Children Falling Through the Cracks

Mental health services missing kids

(RxWiki News) For children living in foster care, the trauma and mental health toll can be tremendous. Many studies have shown that up to 80 percent of them have developmental or mental health problems.

Yet most do not receive psychiatric or psychological care until their situation reaches a crisis point - and sometimes not even then.

The American Academy of Child & Adolescent Psychiatry reports that while 60-85% of the children being served by the child welfare system meet criteria for a psychiatric diagnosis, most do not receive appropriate mental health care until their situation reaches a crisis level, if at all.

"Kids in foster care need psychological support."

"States have a duty to protect children in their care," said AACAP President Martin Drell, M.D. "The use of coordinated community-based services should also be implemented to ensure comprehensive care, resulting in a unique set of services and supports individualized for that child and family."

There are approximately a half-million children living in the foster care system in the United States, and many have been exposed to psychological trauma including abuse, neglect or maltreatment, parents with mental disorders or substance abuse, and high levels of violence in their homes.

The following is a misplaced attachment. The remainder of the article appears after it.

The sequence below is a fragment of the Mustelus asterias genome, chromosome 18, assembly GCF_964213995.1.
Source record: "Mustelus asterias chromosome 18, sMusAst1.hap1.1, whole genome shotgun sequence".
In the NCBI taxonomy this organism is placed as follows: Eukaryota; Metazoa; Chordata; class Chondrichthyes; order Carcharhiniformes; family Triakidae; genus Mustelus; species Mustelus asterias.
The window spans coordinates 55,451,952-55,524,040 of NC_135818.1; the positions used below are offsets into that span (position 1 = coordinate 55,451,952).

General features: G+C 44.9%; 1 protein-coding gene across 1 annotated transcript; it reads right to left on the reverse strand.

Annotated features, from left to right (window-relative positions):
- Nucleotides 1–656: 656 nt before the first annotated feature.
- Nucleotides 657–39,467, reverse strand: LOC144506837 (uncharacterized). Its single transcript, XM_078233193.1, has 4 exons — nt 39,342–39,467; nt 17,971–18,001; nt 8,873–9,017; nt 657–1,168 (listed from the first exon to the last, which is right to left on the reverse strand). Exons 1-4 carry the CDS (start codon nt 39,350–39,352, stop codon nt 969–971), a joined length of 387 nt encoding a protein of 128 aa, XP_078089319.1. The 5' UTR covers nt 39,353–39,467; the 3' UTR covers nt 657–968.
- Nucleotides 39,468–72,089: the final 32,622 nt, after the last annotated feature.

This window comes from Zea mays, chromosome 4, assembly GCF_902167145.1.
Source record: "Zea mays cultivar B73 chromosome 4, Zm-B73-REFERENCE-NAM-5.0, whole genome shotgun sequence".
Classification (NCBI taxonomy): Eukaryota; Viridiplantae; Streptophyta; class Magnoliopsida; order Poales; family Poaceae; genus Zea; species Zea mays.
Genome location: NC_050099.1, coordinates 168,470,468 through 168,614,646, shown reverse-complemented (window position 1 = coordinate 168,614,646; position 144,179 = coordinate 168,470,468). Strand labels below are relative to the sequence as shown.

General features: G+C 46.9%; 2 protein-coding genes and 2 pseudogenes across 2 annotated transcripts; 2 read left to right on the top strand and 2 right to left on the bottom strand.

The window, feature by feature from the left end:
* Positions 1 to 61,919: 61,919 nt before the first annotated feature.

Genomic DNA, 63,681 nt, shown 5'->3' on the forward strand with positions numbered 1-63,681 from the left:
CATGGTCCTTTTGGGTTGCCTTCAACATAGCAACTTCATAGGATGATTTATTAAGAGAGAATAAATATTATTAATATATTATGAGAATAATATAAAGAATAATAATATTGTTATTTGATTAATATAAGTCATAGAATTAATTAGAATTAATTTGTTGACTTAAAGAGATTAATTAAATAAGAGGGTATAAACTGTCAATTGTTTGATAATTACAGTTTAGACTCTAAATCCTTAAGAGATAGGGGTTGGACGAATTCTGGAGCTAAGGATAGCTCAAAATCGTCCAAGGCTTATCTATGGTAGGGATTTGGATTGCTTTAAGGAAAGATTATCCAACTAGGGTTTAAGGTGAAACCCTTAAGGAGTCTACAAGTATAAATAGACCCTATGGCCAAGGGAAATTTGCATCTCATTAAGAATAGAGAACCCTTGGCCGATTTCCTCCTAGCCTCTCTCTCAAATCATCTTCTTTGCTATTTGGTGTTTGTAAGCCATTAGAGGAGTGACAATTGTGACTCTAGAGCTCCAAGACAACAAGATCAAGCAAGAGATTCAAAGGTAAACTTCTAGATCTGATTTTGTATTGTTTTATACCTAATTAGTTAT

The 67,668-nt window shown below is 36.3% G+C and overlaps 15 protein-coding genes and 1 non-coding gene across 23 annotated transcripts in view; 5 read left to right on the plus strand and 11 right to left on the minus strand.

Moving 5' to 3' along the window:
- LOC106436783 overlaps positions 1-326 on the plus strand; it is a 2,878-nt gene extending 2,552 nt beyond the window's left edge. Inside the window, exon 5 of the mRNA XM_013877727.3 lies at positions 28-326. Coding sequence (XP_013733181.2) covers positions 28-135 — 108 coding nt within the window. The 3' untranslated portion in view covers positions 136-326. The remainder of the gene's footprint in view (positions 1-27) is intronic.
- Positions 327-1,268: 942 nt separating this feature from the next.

In addition, they've often been subjected to adverse biological factors such as premature birth, prenatal drug or alcohol exposure and more. Placement in foster care only subjects them to further stress by disrupting attachments and their living and school situations.

Without the help they need to address these problems, it is unlikely they will overcome them. Their communities and families have often been characterized by inadequate health care, education, housing and social support. As a group, these youth are over-represented in special education programs and the juvenile justice system.

AACAP has released a list of recommendations to try and improve the services for children living in foster care. The recommendations include:

  • Access to formal screening and diagnostic assessment for psychiatric symptoms
  • Treatment with a full range of psychosocial and psychopharmacologic interventions
  • Careful screening of foster parents and their access to education and respite care
  • Supervision of a Board eligible/certified child and adolescent psychiatrist for treatment 
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Review Date: 
December 7, 2011